How to Install MongoDB on Ubuntu 20.04

Mongo DB is an open-source, document-oriented, cross-platform database. MongoDB is classified as a NoSQL database, used to store high volumes of data. In MongoDB, documents and collections are used instead of traditional tables. In this type of database, information is stored in a flexible format, such as JSON documents, in which fields change from one document to another. This database does not require any predefined schema and the data structure can change over time. It is necessary to know how to install MongoDB on both Windows and Linux operating systems.

This article will show you how to install MongoDB on Ubuntu 20.04 using the command line from the official repository. All commands discussed in this article related to installation of MongoDB will be executed on Ubuntu 20.04.

Install MongoDB on Ubuntu 20.04

Perform the following steps to install MongoDB on your Ubuntu 20.04 system:

First, open the terminal window with the shortcut Ctrl + Alt + t. Log in as a root user on your system.

Add MongoDB Repository

To install the latest MongoDB version on your system, you must first add its repository to Ubuntu 20.04. To add the official MongoDB package repository key using wget, run the following command on the terminal:

$ wget -qO - | sudo apt-key add -

Next, add the MongoDB repository to Ubuntu 20.04, as follows:

$ echo "deb [ arch=amd64,arm64 ]
bionic/mongodb-org/4.2 multiverse"
| sudo tee /etc/apt/sources.list.d/

Install MongoDB on Ubuntu 20.04

In the previous step, the MongoDB official repository and key have been included in your system. In this step, you will install MongoDB on your Ubuntu 20.04 system. It is recommended that you first update your system, before installing any software packages. To update your system, run the following command:

$ sudo apt update

Next, you will install MongoDB on your system. To install MongoDB, use the following command:

$ sudo apt-get install mongodb-org -y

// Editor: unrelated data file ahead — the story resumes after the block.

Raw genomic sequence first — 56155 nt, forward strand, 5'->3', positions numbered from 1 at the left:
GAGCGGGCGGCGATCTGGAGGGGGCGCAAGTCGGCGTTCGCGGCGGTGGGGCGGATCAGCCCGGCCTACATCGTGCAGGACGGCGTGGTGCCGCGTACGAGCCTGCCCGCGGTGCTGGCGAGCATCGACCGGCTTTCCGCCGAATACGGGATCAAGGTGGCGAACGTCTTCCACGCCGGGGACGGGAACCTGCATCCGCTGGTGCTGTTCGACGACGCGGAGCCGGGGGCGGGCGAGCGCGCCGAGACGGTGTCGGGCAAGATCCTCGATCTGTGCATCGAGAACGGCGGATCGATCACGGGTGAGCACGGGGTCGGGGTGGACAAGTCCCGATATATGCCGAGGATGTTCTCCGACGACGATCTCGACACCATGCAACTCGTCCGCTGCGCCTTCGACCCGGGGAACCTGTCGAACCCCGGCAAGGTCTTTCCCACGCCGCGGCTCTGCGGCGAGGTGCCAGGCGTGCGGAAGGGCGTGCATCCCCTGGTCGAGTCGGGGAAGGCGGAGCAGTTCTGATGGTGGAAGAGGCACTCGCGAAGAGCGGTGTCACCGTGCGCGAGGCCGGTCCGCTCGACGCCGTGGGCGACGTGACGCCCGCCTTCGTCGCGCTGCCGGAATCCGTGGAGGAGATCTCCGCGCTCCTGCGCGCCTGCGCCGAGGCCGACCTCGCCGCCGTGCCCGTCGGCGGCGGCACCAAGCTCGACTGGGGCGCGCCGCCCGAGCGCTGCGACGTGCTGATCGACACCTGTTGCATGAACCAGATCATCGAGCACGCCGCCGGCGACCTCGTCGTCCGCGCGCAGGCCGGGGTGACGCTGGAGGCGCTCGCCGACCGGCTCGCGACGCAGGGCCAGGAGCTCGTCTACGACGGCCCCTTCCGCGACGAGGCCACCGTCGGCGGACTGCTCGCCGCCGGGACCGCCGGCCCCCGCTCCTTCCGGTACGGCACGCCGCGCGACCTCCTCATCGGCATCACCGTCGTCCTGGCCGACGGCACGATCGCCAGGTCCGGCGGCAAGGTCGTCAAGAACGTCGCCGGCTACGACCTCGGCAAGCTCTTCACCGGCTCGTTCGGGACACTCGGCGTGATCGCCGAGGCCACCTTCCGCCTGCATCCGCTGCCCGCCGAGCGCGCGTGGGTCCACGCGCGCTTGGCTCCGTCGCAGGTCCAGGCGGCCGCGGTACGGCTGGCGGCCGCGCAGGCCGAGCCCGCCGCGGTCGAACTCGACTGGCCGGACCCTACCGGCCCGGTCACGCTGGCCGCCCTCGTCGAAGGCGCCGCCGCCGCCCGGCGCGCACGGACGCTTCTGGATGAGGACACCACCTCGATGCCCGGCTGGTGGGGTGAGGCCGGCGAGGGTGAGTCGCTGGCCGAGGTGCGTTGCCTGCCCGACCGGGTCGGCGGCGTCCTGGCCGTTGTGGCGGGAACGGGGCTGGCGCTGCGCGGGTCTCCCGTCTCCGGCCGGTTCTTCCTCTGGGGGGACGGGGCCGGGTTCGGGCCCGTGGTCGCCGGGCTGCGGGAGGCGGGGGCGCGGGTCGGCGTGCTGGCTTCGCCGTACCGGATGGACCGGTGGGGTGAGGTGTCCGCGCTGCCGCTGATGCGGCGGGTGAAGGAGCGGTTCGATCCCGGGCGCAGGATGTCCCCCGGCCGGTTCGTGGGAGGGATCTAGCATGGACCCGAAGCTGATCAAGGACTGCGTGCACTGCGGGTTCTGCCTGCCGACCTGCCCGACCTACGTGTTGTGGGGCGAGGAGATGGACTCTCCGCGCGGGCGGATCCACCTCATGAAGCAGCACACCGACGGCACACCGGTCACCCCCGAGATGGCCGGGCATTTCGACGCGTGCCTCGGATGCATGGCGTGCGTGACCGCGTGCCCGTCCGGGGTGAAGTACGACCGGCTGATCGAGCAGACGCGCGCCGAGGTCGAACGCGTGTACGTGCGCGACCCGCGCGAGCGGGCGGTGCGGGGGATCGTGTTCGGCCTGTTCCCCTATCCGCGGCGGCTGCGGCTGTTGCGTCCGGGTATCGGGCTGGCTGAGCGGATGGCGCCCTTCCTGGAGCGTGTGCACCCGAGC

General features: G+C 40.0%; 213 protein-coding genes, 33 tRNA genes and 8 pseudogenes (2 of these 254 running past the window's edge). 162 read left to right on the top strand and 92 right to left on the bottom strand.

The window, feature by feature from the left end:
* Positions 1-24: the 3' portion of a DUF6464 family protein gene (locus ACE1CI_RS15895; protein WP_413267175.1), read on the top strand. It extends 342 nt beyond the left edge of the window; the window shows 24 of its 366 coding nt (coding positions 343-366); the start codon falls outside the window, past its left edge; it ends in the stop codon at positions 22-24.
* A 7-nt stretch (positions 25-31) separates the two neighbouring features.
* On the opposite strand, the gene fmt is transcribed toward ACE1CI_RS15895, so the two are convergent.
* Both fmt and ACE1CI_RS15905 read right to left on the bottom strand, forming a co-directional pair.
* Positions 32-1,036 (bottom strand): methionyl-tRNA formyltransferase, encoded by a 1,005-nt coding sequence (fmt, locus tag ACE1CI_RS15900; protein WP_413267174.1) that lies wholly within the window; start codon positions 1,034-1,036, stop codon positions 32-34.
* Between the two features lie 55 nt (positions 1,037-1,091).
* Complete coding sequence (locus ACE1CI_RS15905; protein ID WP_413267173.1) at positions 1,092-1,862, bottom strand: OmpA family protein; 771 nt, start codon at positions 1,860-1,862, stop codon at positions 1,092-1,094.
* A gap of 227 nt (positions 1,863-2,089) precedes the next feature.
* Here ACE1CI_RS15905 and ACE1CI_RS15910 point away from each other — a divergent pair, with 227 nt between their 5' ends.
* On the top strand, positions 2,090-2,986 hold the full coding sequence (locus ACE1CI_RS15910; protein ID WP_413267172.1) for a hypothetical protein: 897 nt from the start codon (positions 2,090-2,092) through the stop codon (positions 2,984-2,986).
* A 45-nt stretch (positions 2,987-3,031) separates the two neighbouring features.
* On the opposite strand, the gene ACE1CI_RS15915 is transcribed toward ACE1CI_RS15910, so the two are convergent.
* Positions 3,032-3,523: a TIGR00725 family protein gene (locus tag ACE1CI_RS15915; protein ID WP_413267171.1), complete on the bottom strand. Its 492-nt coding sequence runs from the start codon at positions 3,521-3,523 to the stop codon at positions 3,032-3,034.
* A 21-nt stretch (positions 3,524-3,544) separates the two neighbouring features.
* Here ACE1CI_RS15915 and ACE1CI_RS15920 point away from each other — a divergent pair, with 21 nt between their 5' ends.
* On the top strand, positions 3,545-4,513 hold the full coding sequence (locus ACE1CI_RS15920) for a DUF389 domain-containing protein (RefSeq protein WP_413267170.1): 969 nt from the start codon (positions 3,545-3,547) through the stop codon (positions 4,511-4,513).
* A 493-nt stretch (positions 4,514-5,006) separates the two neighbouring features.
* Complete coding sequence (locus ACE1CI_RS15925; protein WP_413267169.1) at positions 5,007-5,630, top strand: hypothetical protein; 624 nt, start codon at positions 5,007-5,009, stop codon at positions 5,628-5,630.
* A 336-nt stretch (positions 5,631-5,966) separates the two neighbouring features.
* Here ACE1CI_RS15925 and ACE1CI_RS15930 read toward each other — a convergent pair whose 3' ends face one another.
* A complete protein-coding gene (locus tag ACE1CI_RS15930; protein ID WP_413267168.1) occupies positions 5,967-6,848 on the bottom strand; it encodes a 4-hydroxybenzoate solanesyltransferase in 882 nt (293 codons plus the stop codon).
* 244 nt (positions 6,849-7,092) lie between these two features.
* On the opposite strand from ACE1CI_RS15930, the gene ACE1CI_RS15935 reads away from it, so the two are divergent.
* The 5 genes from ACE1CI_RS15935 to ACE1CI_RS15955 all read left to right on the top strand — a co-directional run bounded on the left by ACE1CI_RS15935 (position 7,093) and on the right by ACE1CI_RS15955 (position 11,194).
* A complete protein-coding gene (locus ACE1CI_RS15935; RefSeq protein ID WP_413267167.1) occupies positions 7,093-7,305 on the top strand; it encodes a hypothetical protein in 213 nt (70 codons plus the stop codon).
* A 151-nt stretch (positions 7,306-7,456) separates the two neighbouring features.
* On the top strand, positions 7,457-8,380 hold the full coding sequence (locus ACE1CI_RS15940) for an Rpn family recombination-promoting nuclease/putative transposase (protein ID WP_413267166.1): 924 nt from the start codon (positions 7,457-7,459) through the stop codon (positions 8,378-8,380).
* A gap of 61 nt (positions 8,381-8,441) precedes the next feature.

Manage Services of MongoDB

Once you have finished installing MongoDB, using the following commands, you can start, stop, and enable the MongoDB services automatically when your system boots up.

$ sudo systemctl stop mongod.service
$ sudo systemctl start mongod.service
$ sudo systemctl enable mongod.service

Verify the status of MongoDB services (it will either be running, or not) with the following command:

$ sudo systemctl status mongod

Launch MongoDB Shell

MongoDB direct listens at port 27017. Connect the MongoDB shell via the following command:

$ mongo --host

Use the following command to open the MongoDB console:

$ mongo

Add Admin User

To create and add an admin user, use the following command on the MongoDB shell:

> USE admin

You have now been logged in as an admin user on the MongoDB server. Create a new admin user with the following command:

> db.createUser({USER:"admin", pwd:"new_password_here", roles:[{ROLE:"root", db:"admin"}]})

In the next step, to secure your database, you must enable login authentication. Open the configuration file of MongoDB using the following command:

$ sudo nano /lib/systemd/system/mongod.service

The following output screen will display on the terminal:

Edit the authentication with the following text:

authorization: enabled

Edit and save the file to keep these changes. Run the following command to restart MangoDB services:

$ sudo systemctl restart mongod

Now, only authenticated users have access to the MongoDB database, as follows:

$ mongo -u admin -p --authenticationDatabase admin

After executing the above command, you will be asked to enter the password. Enter the password, and the MongoDB console will display on the terminal.

To exit the MongoDB shell, use the following command:



In this article, you learned how to install and configure MongoDB with Ubuntu 20.04. You can explore more MongoDB shell commands using the command line in Ubuntu 20.04.

About the author

Karim Buzdar

Karim Buzdar holds a degree in telecommunication engineering and holds several sysadmin certifications. As an IT engineer and technical author, he writes for various web sites. He blogs at LinuxWays.